The Oxford History of The French Revolution

The successor to Mao Zedong, Zhou Enlai (, made a famous remark when asked what he considered to be the consequences of The French Revolution ( He replied – ‘It’s too early to say’. I think we can safely say that the consequences have been deep and widespread. There is a huge industry of historical writing on the subject. If you want an initial understanding of the Revolution of 1789 and its effects from a single volume, I’d point you to this work by William Doyle. It is a work of superb scholarship written for the non specialist. The new edition of 2003 draws on a generation of extensive research and scholarly debate to reappraise this most famous of all revolutions. Updates for this second edition include a generous chronology of events, plus an extended bibliographical essay providing an examination of the historiography of the Revolution. Opening with the accession of Louis XVI in 1774, the book traces the history of France through revolution, terror, and counter-revolution, to the triumph of Napoleon in 1802, and analyses the impact of events both in France itself and the rest of Europe. William Doyle ( and shows how a movement which began with optimism and general enthusiasm soon became a tragedy, not only for the ruling orders, but for the millions of ordinary people all over Europe whose lives were disrupted by religious upheaval, and civil and international war. It was they who paid the price for the destruction of the old political order and the struggle to establish a new one, based on the ideals of liberty and revolution, in the face of widespread indifference and hostility.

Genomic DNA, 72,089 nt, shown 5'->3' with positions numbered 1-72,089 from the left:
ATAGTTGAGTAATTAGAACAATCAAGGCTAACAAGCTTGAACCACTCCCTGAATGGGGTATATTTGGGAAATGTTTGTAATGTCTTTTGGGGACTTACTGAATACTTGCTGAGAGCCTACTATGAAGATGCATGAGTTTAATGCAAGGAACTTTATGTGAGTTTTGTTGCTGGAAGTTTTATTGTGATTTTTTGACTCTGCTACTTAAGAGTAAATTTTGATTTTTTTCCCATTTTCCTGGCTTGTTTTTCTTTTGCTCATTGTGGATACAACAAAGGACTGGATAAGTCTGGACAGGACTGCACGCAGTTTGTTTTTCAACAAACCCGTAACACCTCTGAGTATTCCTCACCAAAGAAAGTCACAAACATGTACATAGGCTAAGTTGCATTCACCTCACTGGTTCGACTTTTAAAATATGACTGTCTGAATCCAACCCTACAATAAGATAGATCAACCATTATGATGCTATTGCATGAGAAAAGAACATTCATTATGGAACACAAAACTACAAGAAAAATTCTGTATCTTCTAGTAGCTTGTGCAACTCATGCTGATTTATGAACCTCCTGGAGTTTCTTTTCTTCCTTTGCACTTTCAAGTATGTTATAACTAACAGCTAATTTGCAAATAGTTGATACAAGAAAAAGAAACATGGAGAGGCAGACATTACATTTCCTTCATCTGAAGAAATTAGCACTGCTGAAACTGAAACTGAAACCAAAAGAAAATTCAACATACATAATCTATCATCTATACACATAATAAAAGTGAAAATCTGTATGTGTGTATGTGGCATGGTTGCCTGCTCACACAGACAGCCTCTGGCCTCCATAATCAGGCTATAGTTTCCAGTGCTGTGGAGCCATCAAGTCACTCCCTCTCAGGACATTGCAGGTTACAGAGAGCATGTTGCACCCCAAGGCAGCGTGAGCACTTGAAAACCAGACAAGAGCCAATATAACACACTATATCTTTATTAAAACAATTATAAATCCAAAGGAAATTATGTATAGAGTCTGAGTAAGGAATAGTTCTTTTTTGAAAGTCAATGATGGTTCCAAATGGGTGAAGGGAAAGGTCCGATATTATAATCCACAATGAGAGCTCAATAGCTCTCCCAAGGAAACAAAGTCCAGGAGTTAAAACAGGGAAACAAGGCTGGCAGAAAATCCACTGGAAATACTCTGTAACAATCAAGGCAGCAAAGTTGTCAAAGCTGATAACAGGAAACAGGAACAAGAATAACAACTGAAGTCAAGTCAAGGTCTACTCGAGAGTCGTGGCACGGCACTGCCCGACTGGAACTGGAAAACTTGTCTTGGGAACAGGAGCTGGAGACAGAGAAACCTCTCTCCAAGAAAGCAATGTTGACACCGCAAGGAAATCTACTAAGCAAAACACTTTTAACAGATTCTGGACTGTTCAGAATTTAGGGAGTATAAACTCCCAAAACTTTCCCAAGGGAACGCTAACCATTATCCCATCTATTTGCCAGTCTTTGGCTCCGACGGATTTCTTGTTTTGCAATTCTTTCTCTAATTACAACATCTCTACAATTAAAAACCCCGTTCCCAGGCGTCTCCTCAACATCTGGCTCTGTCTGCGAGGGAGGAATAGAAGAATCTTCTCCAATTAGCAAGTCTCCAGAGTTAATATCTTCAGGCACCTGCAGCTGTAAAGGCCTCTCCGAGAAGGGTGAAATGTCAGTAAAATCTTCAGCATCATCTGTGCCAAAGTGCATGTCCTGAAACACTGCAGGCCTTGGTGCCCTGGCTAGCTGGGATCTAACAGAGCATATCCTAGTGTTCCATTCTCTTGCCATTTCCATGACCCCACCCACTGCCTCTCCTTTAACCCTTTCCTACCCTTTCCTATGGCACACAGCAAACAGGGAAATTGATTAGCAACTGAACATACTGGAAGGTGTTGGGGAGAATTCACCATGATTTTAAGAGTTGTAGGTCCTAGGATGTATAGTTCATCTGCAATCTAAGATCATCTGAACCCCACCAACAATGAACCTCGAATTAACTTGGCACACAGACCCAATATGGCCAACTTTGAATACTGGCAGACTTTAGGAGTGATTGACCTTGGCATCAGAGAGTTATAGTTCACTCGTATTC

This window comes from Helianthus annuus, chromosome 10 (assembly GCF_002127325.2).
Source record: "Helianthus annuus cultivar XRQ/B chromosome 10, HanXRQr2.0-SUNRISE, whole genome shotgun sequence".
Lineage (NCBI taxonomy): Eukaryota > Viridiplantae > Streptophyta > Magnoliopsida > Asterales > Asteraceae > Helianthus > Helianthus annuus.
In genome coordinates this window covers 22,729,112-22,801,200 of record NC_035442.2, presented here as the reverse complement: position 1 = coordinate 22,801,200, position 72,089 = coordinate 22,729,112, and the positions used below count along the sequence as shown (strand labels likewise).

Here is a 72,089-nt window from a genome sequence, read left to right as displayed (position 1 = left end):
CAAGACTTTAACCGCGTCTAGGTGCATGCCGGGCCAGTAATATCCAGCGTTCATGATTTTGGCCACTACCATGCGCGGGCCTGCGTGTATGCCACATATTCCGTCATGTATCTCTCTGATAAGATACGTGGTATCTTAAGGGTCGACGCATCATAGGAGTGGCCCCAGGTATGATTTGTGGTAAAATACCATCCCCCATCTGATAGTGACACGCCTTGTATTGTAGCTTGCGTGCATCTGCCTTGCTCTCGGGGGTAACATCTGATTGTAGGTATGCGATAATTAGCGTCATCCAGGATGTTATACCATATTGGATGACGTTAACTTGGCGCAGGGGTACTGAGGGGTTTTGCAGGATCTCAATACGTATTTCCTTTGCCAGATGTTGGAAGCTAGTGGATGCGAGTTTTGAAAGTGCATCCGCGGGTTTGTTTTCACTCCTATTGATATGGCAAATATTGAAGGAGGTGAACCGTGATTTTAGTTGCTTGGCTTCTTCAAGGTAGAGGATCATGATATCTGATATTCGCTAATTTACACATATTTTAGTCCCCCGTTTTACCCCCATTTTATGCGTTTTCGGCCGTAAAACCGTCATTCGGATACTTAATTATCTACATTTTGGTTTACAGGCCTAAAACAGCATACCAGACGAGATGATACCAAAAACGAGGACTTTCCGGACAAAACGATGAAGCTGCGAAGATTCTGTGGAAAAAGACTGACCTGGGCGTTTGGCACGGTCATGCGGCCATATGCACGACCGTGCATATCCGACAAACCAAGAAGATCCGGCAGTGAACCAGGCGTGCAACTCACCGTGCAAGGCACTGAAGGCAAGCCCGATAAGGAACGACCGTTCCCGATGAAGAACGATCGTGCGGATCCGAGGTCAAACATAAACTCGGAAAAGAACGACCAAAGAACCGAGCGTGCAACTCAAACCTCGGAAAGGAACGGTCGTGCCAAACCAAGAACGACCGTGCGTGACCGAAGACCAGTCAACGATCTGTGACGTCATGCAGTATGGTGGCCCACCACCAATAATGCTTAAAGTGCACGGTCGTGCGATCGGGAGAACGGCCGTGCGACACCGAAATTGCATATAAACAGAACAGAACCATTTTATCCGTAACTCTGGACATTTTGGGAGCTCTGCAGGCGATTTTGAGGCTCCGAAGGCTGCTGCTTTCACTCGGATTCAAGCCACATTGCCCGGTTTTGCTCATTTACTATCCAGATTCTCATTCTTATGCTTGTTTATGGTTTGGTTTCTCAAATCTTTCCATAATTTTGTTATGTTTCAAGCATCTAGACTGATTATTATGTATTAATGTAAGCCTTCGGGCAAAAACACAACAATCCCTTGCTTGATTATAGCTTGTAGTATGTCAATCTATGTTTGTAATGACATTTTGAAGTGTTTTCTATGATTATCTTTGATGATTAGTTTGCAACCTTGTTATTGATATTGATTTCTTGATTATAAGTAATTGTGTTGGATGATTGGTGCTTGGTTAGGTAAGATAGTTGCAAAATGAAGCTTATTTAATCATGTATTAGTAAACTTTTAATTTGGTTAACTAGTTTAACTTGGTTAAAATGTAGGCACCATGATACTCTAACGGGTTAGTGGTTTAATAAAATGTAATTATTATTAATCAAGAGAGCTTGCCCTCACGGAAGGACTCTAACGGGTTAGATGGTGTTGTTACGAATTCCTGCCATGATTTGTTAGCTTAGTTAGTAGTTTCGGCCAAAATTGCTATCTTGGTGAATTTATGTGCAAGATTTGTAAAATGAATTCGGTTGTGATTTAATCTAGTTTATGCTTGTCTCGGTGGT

If you’re gripped by the topic, go on to read Simon Schama’s book Citizens: A Chronicle of The French Revolution, a whopping 948 pages, published 1989,
Alternatively, you could try the volume at 152 pages written by Doyle for Oxford’s Very Short Introduction series – The French Revolution: A Very Short Introduction (
However you approach the subject it becomes clear what a massive shaping influence those events in France have had in creating our modern world. Enjoy.
Originally published 1989.
496 pages in Oxford University Press (2nd edition) paperback

ISBN 978-0199252985

Professor William Doyle


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